During the summer the bees collect nectar, turning it into honey. They
store the honey in the beeswax comb, in the famous hexagonal shape cells.
The honey is the bees store of food for the winter. They can bring in huge
amounts of nectar, which they change into honey, allowing the excess to be removed by the beekeeper.
The nectar is placed in the hexagonal cells and left until the water
content is reduced by the heat of the hive. Once the water content is
correct (around 18%) the bees will place a beeswax capping across the mouth of the cell
preserving it's content.
Once the majority of the cells are capped the fun begins.
As to be expected, all the items used during the extraction that have
contact with the honey have to be food grade, so this means stainless
steel and food grade plastic.
As previously mentioned, the honeycomb is held in a frame which enables the
whole frame of honeycomb to be removed from the hive. To the beekeeper,
that means two sides of frame to extract the honey from.
So how is the honey removed from the hive?
Well, the bees
are protective of their honey, and so a 'one way valve' is placed
under the frames, so that the bees cannot return to the frames
once they have left. This 'valve' is left for 24hr, and then the
frames are removed from the hive, the odd bee left is carefully
|The frames are placed on the uncapping
tray which can be seen in the picture.
frame then has the capping's (covering each of the cells) removed by using
a knife to cut them off. The capping's fall into the tray, and any honey
drips into the lower tray. The wax capping's are kept as they are nearly pure
white in colour-excellent for candles. The two photos show the before and
after the frame is uncapped.
Once both sides of the frame have been uncapped, four frames at a
times are placed into the honey extractor. A handle is turned that
simply rotates the frames at speed, spinning out the honey which
collects in the bottom of the extractor. The extractor is a
'tangential extractor' this means that one side of the frame is
extracted at a time, the frame is removed/turned and replaced
allowing the other side to be extracted. For smaller numbers of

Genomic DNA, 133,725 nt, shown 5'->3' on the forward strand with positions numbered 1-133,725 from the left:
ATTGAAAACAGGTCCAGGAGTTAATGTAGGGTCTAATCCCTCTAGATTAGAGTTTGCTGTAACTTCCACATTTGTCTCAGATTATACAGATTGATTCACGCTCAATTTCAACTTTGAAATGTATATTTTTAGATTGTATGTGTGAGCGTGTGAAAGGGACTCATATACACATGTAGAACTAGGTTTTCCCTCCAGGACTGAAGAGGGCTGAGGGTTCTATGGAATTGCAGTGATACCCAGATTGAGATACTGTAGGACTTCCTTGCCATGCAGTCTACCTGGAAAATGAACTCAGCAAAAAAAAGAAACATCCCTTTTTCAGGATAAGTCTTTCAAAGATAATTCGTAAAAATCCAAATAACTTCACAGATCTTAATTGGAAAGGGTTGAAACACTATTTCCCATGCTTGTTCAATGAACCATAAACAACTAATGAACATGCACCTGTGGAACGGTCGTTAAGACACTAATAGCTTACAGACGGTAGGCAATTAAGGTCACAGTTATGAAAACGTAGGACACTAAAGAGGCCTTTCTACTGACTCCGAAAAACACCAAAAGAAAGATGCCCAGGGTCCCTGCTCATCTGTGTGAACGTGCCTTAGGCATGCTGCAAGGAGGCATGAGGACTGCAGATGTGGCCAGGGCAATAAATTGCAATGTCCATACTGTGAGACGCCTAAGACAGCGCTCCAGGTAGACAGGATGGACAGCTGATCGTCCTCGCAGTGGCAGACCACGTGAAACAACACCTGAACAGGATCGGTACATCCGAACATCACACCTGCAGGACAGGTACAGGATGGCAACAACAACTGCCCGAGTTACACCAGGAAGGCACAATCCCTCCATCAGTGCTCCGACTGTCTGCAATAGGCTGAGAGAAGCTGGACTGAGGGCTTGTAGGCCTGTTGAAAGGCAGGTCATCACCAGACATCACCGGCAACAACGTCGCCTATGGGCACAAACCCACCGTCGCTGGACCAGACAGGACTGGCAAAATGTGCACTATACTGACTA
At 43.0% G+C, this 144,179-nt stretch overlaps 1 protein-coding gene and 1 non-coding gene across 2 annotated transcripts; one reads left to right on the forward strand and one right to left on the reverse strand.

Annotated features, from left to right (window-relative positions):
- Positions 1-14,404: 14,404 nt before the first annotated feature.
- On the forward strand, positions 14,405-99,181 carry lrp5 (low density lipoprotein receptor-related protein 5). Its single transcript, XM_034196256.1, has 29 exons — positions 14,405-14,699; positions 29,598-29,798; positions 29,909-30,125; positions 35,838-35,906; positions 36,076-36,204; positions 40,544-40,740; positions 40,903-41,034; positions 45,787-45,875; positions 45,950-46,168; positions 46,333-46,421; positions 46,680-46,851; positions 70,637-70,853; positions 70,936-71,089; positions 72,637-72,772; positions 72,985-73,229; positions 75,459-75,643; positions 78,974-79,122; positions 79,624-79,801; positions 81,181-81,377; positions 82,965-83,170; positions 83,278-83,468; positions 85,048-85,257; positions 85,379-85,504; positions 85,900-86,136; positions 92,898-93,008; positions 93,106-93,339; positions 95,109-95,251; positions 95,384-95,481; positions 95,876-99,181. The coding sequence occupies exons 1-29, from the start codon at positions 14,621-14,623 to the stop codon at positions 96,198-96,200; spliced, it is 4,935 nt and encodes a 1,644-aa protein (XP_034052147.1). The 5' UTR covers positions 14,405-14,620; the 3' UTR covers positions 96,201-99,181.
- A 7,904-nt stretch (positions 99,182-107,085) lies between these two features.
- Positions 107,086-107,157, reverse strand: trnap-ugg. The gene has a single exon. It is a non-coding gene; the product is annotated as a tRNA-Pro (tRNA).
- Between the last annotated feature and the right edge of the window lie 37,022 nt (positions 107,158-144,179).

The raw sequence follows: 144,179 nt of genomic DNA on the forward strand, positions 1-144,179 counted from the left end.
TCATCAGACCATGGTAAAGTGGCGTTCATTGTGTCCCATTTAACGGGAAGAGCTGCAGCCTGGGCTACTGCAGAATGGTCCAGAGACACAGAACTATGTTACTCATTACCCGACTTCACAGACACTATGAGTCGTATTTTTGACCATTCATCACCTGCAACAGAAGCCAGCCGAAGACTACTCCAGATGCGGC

hive this type of extractor is cheaper, although slightly more
labour intensive due to the extra turning of the frame.
photo also shows the two stage filter and the honey bucket
awaiting for the honey.br>The extractor is sitting on a custom
made wooden platform with four wheels mounted on the underside.
This allows the extractor to move/shake around a little when
spinning, the movement is due to the extractor not being balanced,
a bit like a washing machine spinning full of washing !
|Once enough honey has been collected in
the extractor, a tap located at the bottom opened allowing the
honey to flow into he awaiting bucket
This photo shows the honey coming out of the extractor onto the
first filter. Immediately below is a finer filter. Once the honey
has been filtered, it is collected in the bucket below.
For those interested, the hole size for the filters for the coarse
and fine filter are 1.5 mm and 0.5 mm respectively.
The size of the filters allow the pollen to remain in the honey.
|This picture shows the difference in the
extracted frame (at the top) compared to the frame as taken from
|A small sample is also tested to ensure
that the water content of the honey is within the limits to allow
it to be sold as 'honey'. A water content of under 20% is
required, you can see in the right hand side of the photo that the
honey has 17% water content.
Once filtered, the honey is allowed to settle for a few days allowing
the small air bubbles in the honey to rise to the top, without this
settling, the honey would be cloudy.
The honey can then be poured in to jars and labelled, if it last that long
before being eaten!
The picture show my jars after being filled with honey awaiting for
I plan to take a sample of the honey and looked at the pollen
under the microscope and hopefully identify the main type of
plants that the bees have been foraging on to produce the honey.
My honey can be purchased directly by following this
Another way of 'removing' the honey is to produce 'cut comb' honey. This
is when the whole honeycomb is cut out of the frame in small blocks and
packaged complete with the beeswax. The beeswax is of course edible and
this 'cut comb' honey is considered a delicacy.